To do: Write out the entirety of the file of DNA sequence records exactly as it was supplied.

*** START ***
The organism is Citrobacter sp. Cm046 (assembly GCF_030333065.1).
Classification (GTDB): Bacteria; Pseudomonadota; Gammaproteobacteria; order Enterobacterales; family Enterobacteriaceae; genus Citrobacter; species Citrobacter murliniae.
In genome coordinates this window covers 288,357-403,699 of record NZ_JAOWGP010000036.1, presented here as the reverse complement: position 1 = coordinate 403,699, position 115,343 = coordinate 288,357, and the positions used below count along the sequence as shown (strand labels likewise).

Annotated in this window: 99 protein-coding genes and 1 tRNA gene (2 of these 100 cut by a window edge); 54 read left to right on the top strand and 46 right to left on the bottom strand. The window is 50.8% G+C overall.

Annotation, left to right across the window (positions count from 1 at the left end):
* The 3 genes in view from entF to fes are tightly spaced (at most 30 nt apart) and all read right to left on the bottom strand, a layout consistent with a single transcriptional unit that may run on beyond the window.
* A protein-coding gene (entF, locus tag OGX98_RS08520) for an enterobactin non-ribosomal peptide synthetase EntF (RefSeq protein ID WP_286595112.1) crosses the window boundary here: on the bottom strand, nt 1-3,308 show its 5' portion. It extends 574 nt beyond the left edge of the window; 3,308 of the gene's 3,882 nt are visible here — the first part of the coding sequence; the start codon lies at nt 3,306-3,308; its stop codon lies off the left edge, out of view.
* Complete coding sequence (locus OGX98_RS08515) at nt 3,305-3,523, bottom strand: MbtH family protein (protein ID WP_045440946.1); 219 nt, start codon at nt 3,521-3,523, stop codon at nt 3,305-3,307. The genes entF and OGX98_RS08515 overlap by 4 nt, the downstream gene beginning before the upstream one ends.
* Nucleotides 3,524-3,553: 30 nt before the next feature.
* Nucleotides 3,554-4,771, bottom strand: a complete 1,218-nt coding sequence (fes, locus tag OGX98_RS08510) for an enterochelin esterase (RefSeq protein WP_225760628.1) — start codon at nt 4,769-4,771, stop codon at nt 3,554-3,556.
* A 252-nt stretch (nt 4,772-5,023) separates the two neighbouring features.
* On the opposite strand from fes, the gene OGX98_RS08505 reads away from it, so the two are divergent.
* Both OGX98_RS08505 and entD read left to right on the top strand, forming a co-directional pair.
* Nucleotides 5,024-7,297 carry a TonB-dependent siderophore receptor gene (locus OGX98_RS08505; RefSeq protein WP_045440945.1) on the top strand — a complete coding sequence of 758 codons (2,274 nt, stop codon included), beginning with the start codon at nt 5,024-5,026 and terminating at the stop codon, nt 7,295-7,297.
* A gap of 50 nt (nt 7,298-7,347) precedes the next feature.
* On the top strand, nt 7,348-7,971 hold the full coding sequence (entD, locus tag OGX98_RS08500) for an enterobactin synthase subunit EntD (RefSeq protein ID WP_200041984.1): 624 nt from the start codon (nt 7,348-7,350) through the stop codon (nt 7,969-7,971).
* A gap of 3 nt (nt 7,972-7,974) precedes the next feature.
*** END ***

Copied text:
The organism is Citrobacter sp. Cm046 (assembly GCF_030333065.1).
Classification (GTDB): Bacteria; Pseudomonadota; Gammaproteobacteria; order Enterobacterales; family Enterobacteriaceae; genus Citrobacter; species Citrobacter murliniae.
In genome coordinates this window covers 288,357-403,699 of record NZ_JAOWGP010000036.1, presented here as the reverse complement: position 1 = coordinate 403,699, position 115,343 = coordinate 288,357, and the positions used below count along the sequence as shown (strand labels likewise).

Annotated in this window: 99 protein-coding genes and 1 tRNA gene (2 of these 100 cut by a window edge); 54 read left to right on the top strand and 46 right to left on the bottom strand. The window is 50.8% G+C overall.

Annotation, left to right across the window (positions count from 1 at the left end):
* The 3 genes in view from entF to fes are tightly spaced (at most 30 nt apart) and all read right to left on the bottom strand, a layout consistent with a single transcriptional unit that may run on beyond the window.
* A protein-coding gene (entF, locus tag OGX98_RS08520) for an enterobactin non-ribosomal peptide synthetase EntF (RefSeq protein ID WP_286595112.1) crosses the window boundary here: on the bottom strand, nt 1-3,308 show its 5' portion. It extends 574 nt beyond the left edge of the window; 3,308 of the gene's 3,882 nt are visible here — the first part of the coding sequence; the start codon lies at nt 3,306-3,308; its stop codon lies off the left edge, out of view.
* Complete coding sequence (locus OGX98_RS08515) at nt 3,305-3,523, bottom strand: MbtH family protein (protein ID WP_045440946.1); 219 nt, start codon at nt 3,521-3,523, stop codon at nt 3,305-3,307. The genes entF and OGX98_RS08515 overlap by 4 nt, the downstream gene beginning before the upstream one ends.
* Nucleotides 3,524-3,553: 30 nt before the next feature.
* Nucleotides 3,554-4,771, bottom strand: a complete 1,218-nt coding sequence (fes, locus tag OGX98_RS08510) for an enterochelin esterase (RefSeq protein WP_225760628.1) — start codon at nt 4,769-4,771, stop codon at nt 3,554-3,556.
* A 252-nt stretch (nt 4,772-5,023) separates the two neighbouring features.
* On the opposite strand from fes, the gene OGX98_RS08505 reads away from it, so the two are divergent.
* Both OGX98_RS08505 and entD read left to right on the top strand, forming a co-directional pair.
* Nucleotides 5,024-7,297 carry a TonB-dependent siderophore receptor gene (locus OGX98_RS08505; RefSeq protein WP_045440945.1) on the top strand — a complete coding sequence of 758 codons (2,274 nt, stop codon included), beginning with the start codon at nt 5,024-5,026 and terminating at the stop codon, nt 7,295-7,297.
* A gap of 50 nt (nt 7,298-7,347) precedes the next feature.
* On the top strand, nt 7,348-7,971 hold the full coding sequence (entD, locus tag OGX98_RS08500) for an enterobactin synthase subunit EntD (RefSeq protein ID WP_200041984.1): 624 nt from the start codon (nt 7,348-7,350) through the stop codon (nt 7,969-7,971).
* A gap of 3 nt (nt 7,972-7,974) precedes the next feature.